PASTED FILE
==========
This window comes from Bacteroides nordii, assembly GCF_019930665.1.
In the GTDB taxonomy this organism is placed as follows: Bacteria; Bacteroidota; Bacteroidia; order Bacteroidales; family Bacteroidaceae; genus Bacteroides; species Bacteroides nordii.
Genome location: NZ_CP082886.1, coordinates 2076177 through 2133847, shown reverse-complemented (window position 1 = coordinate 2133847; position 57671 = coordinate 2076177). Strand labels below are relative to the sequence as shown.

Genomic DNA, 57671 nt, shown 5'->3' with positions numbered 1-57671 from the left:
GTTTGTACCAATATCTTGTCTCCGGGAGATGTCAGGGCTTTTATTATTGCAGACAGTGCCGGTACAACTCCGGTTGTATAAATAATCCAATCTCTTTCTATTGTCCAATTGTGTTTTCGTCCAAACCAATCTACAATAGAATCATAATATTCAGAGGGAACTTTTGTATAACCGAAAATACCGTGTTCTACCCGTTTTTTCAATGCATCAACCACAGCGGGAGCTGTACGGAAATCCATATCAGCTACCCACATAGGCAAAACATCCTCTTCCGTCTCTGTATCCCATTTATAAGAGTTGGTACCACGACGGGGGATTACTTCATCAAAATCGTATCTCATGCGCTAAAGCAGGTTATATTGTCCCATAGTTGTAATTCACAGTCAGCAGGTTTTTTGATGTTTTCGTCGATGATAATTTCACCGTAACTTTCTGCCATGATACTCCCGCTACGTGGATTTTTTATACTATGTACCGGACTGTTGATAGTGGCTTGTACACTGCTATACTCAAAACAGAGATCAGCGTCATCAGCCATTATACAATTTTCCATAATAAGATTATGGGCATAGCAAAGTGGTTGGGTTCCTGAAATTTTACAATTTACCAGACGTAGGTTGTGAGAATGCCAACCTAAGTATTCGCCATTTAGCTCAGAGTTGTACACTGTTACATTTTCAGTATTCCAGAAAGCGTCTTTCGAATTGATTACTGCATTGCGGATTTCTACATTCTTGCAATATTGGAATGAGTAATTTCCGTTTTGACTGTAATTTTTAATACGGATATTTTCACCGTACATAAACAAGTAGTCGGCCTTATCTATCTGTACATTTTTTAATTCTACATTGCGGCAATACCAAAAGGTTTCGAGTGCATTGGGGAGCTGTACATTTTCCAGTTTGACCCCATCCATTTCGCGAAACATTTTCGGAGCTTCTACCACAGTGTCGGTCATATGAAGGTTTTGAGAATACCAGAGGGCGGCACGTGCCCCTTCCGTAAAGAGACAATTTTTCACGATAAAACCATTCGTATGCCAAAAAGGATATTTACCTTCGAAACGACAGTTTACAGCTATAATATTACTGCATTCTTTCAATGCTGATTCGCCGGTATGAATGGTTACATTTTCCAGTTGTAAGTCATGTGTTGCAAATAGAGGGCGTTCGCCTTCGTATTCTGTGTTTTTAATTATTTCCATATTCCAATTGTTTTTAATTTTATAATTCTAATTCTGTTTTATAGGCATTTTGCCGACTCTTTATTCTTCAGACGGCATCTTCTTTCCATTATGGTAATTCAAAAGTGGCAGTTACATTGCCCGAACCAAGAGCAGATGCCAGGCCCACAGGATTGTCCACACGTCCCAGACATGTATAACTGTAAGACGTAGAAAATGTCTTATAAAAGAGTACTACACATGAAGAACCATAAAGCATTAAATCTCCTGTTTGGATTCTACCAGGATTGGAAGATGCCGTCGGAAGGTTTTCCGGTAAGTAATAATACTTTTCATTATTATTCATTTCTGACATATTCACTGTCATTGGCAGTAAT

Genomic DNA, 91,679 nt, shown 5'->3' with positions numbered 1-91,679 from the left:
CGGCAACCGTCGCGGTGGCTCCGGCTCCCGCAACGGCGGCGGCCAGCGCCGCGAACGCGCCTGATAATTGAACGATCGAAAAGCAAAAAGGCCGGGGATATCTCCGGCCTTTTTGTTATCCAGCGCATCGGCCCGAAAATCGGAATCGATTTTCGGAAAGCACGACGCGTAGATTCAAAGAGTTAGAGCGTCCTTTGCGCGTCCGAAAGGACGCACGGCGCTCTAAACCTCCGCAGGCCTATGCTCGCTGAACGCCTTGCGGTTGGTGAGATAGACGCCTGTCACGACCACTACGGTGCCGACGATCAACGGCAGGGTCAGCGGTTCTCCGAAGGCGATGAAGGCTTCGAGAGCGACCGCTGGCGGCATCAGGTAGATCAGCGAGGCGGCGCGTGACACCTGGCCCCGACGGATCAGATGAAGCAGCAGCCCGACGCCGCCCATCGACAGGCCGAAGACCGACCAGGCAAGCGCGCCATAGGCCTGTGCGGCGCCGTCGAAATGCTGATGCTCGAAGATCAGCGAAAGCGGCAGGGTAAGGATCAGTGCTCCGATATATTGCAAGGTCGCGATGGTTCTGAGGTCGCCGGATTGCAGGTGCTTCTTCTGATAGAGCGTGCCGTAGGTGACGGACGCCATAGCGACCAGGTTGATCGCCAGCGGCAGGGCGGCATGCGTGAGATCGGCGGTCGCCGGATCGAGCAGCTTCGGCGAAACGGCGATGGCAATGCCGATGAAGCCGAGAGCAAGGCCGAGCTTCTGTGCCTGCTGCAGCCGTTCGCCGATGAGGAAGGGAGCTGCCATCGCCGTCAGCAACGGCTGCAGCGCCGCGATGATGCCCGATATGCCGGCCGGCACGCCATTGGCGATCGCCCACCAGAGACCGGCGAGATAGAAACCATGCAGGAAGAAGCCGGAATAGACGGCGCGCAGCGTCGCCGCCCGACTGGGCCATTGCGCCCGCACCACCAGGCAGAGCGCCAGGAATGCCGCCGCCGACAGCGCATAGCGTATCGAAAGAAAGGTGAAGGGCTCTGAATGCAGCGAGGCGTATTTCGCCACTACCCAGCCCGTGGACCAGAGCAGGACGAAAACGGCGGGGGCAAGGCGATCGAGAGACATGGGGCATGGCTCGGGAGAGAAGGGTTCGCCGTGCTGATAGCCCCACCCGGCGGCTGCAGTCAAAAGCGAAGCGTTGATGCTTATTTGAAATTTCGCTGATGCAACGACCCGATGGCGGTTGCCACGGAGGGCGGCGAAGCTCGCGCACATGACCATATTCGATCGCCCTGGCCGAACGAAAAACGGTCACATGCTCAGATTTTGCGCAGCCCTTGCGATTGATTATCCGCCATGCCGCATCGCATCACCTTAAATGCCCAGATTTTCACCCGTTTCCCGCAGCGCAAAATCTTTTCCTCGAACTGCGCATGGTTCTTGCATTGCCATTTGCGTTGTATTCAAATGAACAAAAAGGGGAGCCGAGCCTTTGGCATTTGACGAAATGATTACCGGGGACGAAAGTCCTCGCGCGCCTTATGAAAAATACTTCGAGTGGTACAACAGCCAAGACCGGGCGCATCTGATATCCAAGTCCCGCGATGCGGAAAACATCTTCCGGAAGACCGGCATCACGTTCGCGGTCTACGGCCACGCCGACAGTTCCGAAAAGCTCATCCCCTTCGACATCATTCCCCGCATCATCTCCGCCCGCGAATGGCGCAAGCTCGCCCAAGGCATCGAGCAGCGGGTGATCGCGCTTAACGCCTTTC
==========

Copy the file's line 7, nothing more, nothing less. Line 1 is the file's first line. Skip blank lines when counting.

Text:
CGGCAACCGTCGCGGTGGCTCCGGCTCCCGCAACGGCGGCGGCCAGCGCCGCGAACGCGCCTGATAATTGAACGATCGAAAAGCAAAAAGGCCGGGGATATCTCCGGCCTTTTTGTTATCCAGCGCATCGGCCCGAAAATCGGAATCGATTTTCGGAAAGCACGACGCGTAGATTCAAAGAGTTAGAGCGTCCTTTGCGCGTCCGAAAGGACGCACGGCGCTCTAAACCTCCGCAGGCCTATGCTCGCTGAACGCCTTGCGGTTGGTGAGATAGACGCCTGTCACGACCACTACGGTGCCGACGATCAACGGCAGGGTCAGCGGTTCTCCGAAGGCGATGAAGGCTTCGAGAGCGACCGCTGGCGGCATCAGGTAGATCAGCGAGGCGGCGCGTGACACCTGGCCCCGACGGATCAGATGAAGCAGCAGCCCGACGCCGCCCATCGACAGGCCGAAGACCGACCAGGCAAGCGCGCCATAGGCCTGTGCGGCGCCGTCGAAATGCTGATGCTCGAAGATCAGCGAAAGCGGCAGGGTAAGGATCAGTGCTCCGATATATTGCAAGGTCGCGATGGTTCTGAGGTCGCCGGATTGCAGGTGCTTCTTCTGATAGAGCGTGCCGTAGGTGACGGACGCCATAGCGACCAGGTTGATCGCCAGCGGCAGGGCGGCATGCGTGAGATCGGCGGTCGCCGGATCGAGCAGCTTCGGCGAAACGGCGATGGCAATGCCGATGAAGCCGAGAGCAAGGCCGAGCTTCTGTGCCTGCTGCAGCCGTTCGCCGATGAGGAAGGGAGCTGCCATCGCCGTCAGCAACGGCTGCAGCGCCGCGATGATGCCCGATATGCCGGCCGGCACGCCATTGGCGATCGCCCACCAGAGACCGGCGAGATAGAAACCATGCAGGAAGAAGCCGGAATAGACGGCGCGCAGCGTCGCCGCCCGACTGGGCCATTGCGCCCGCACCACCAGGCAGAGCGCCAGGAATGCCGCCGCCGACAGCGCATAGCGTATCGAAAGAAAGGTGAAGGGCTCTGAATGCAGCGAGGCGTATTTCGCCACTACCCAGCCCGTGGACCAGAGCAGGACGAAAACGGCGGGGGCAAGGCGATCGAGAGACATGGGGCATGGCTCGGGAGAGAAGGGTTCGCCGTGCTGATAGCCCCACCCGGCGGCTGCAGTCAAAAGCGAAGCGTTGATGCTTATTTGAAATTTCGCTGATGCAACGACCCGATGGCGGTTGCCACGGAGGGCGGCGAAGCTCGCGCACATGACCATATTCGATCGCCCTGGCCGAACGAAAAACGGTCACATGCTCAGATTTTGCGCAGCCCTTGCGATTGATTATCCGCCATGCCGCATCGCATCACCTTAAATGCCCAGATTTTCACCCGTTTCCCGCAGCGCAAAATCTTTTCCTCGAACTGCGCATGGTTCTTGCATTGCCATTTGCGTTGTATTCAAATGAACAAAAAGGGGAGCCGAGCCTTTGGCATTTGACGAAATGATTACCGGGGACGAAAGTCCTCGCGCGCCTTATGAAAAATACTTCGAGTGGTACAACAGCCAAGACCGGGCGCATCTGATATCCAAGTCCCGCGATGCGGAAAACATCTTCCGGAAGACCGGCATCACGTTCGCGGTCTACGGCCACGCCGACAGTTCCGAAAAGCTCATCCCCTTCGACATCATTCCCCGCATCATCTCCGCCCGCGAATGGCGCAAGCTCGCCCAAGGCATCGAGCAGCGGGTGATCGCGCTTAACGCCTTTC